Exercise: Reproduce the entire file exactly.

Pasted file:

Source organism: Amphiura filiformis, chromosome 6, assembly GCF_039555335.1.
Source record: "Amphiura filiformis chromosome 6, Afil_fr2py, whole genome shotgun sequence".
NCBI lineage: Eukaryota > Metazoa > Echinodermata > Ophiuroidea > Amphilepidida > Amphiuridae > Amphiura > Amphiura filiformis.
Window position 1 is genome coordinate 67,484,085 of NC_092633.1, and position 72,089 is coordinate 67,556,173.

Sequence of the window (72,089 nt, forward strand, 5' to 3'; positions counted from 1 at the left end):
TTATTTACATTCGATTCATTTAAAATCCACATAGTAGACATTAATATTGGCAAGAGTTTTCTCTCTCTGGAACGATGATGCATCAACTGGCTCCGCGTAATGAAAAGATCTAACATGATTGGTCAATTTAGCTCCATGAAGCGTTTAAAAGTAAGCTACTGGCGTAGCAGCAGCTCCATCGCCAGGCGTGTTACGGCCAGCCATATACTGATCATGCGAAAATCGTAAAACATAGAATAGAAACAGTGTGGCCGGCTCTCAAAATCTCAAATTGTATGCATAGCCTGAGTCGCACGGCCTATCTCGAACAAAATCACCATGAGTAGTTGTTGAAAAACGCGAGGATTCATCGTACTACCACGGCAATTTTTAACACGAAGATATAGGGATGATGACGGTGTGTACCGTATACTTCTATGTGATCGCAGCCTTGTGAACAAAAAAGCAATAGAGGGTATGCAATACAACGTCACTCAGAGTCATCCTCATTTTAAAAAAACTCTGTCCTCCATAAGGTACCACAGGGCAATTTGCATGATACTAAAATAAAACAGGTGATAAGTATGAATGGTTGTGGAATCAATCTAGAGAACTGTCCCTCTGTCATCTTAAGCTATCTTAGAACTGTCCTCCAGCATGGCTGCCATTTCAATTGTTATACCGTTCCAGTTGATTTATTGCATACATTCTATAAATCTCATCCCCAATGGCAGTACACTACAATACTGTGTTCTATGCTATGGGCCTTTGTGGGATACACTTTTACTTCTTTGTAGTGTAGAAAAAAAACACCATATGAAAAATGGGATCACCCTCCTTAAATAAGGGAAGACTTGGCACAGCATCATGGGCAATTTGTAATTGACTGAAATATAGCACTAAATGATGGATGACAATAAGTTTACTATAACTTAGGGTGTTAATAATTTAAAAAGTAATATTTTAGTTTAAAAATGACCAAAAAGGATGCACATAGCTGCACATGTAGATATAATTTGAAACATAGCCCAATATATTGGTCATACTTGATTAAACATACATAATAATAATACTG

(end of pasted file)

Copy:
Source organism: Amphiura filiformis, chromosome 6, assembly GCF_039555335.1.
Source record: "Amphiura filiformis chromosome 6, Afil_fr2py, whole genome shotgun sequence".
NCBI lineage: Eukaryota > Metazoa > Echinodermata > Ophiuroidea > Amphilepidida > Amphiuridae > Amphiura > Amphiura filiformis.
Window position 1 is genome coordinate 67,484,085 of NC_092633.1, and position 72,089 is coordinate 67,556,173.

Sequence of the window (72,089 nt, forward strand, 5' to 3'; positions counted from 1 at the left end):
TTATTTACATTCGATTCATTTAAAATCCACATAGTAGACATTAATATTGGCAAGAGTTTTCTCTCTCTGGAACGATGATGCATCAACTGGCTCCGCGTAATGAAAAGATCTAACATGATTGGTCAATTTAGCTCCATGAAGCGTTTAAAAGTAAGCTACTGGCGTAGCAGCAGCTCCATCGCCAGGCGTGTTACGGCCAGCCATATACTGATCATGCGAAAATCGTAAAACATAGAATAGAAACAGTGTGGCCGGCTCTCAAAATCTCAAATTGTATGCATAGCCTGAGTCGCACGGCCTATCTCGAACAAAATCACCATGAGTAGTTGTTGAAAAACGCGAGGATTCATCGTACTACCACGGCAATTTTTAACACGAAGATATAGGGATGATGACGGTGTGTACCGTATACTTCTATGTGATCGCAGCCTTGTGAACAAAAAAGCAATAGAGGGTATGCAATACAACGTCACTCAGAGTCATCCTCATTTTAAAAAAACTCTGTCCTCCATAAGGTACCACAGGGCAATTTGCATGATACTAAAATAAAACAGGTGATAAGTATGAATGGTTGTGGAATCAATCTAGAGAACTGTCCCTCTGTCATCTTAAGCTATCTTAGAACTGTCCTCCAGCATGGCTGCCATTTCAATTGTTATACCGTTCCAGTTGATTTATTGCATACATTCTATAAATCTCATCCCCAATGGCAGTACACTACAATACTGTGTTCTATGCTATGGGCCTTTGTGGGATACACTTTTACTTCTTTGTAGTGTAGAAAAAAAACACCATATGAAAAATGGGATCACCCTCCTTAAATAAGGGAAGACTTGGCACAGCATCATGGGCAATTTGTAATTGACTGAAATATAGCACTAAATGATGGATGACAATAAGTTTACTATAACTTAGGGTGTTAATAATTTAAAAAGTAATATTTTAGTTTAAAAATGACCAAAAAGGATGCACATAGCTGCACATGTAGATATAATTTGAAACATAGCCCAATATATTGGTCATACTTGATTAAACATACATAATAATAATACTG